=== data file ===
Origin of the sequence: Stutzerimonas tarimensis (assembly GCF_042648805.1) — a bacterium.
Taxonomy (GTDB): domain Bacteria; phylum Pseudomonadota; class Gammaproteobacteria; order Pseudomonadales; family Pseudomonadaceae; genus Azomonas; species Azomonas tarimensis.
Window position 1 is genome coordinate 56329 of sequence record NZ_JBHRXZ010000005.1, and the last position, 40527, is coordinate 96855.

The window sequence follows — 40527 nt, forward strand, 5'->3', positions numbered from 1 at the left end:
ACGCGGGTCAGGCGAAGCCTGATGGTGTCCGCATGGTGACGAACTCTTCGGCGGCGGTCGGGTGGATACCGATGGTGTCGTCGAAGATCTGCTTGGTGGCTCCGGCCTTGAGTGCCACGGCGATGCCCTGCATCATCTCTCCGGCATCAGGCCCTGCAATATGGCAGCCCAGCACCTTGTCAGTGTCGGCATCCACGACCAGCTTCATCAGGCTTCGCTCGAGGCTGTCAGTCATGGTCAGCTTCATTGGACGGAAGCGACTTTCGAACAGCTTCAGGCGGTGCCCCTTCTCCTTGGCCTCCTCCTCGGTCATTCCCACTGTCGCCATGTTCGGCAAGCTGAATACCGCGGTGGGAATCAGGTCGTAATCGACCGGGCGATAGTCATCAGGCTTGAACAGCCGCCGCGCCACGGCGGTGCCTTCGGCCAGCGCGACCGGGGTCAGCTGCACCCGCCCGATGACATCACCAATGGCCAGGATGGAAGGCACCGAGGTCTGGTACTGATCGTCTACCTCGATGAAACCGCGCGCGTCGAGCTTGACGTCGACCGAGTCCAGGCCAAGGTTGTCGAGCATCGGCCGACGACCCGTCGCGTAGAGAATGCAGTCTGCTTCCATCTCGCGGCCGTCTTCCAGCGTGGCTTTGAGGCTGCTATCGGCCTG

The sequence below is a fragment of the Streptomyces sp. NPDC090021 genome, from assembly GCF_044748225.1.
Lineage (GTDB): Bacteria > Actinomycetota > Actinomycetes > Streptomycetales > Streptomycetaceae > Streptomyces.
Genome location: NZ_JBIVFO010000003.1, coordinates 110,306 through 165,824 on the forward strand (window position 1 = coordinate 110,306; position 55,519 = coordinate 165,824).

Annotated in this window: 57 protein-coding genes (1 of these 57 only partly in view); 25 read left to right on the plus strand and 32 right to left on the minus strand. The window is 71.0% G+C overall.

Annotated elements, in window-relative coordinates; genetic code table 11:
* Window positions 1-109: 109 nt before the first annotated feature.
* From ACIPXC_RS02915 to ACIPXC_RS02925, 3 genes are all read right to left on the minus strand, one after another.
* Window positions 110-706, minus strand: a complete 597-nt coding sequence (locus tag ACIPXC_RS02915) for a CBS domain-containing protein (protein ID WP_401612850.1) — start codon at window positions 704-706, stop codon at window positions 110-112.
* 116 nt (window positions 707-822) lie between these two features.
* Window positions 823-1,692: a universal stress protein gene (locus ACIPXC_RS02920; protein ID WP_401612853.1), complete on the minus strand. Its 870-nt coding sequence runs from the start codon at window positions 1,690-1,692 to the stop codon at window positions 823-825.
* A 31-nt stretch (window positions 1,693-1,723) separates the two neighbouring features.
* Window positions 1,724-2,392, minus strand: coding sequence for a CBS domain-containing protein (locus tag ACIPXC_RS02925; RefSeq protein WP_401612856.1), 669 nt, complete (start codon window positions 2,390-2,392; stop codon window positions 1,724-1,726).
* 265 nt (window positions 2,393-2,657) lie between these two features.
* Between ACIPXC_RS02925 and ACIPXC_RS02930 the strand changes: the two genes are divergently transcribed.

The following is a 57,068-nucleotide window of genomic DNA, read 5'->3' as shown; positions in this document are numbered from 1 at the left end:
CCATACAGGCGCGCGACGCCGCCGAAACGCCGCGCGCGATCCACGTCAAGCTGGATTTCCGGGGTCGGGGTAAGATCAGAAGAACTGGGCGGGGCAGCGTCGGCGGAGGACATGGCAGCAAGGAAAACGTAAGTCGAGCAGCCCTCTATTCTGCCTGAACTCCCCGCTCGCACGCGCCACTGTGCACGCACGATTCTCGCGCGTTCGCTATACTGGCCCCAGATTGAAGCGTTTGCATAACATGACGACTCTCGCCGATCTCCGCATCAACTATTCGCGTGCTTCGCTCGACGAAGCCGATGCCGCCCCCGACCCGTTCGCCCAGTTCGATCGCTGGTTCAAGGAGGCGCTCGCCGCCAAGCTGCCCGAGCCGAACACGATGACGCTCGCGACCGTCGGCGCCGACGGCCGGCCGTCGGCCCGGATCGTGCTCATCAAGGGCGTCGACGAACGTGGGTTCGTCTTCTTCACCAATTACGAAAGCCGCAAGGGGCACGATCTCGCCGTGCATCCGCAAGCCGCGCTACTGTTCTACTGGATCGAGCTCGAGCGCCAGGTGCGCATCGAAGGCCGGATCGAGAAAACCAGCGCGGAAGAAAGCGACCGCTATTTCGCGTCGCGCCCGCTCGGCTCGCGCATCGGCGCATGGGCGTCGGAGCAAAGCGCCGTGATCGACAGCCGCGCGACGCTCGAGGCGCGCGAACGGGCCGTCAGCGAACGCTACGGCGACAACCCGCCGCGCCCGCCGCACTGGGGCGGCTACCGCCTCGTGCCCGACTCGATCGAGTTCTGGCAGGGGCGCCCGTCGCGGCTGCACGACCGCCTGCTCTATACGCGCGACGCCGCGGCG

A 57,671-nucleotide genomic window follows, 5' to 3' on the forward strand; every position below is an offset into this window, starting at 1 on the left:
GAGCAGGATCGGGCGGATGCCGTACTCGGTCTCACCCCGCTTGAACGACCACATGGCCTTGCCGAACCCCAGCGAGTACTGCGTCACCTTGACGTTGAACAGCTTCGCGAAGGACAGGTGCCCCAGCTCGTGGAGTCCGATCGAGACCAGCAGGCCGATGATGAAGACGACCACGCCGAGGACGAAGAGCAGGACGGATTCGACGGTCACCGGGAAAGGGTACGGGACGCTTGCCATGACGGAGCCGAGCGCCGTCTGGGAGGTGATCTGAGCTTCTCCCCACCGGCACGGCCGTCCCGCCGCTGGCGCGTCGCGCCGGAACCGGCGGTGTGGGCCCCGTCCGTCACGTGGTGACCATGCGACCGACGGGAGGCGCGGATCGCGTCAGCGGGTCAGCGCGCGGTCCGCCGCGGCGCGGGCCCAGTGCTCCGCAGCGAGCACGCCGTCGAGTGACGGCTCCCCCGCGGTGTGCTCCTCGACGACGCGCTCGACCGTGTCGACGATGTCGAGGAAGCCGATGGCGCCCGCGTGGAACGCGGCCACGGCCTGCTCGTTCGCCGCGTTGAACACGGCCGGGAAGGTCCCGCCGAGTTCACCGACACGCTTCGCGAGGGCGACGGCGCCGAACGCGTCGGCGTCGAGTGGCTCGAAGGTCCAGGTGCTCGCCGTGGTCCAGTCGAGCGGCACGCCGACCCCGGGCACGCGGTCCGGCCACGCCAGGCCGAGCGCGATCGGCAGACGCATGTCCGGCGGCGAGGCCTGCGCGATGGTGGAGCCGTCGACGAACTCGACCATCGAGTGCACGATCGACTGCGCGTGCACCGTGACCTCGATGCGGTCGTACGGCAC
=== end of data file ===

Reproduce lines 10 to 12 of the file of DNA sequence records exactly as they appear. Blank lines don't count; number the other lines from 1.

Annotated elements, in window-relative coordinates; genetic code table 11:
* Window positions 1-109: 109 nt before the first annotated feature.
* From ACIPXC_RS02915 to ACIPXC_RS02925, 3 genes are all read right to left on the minus strand, one after another.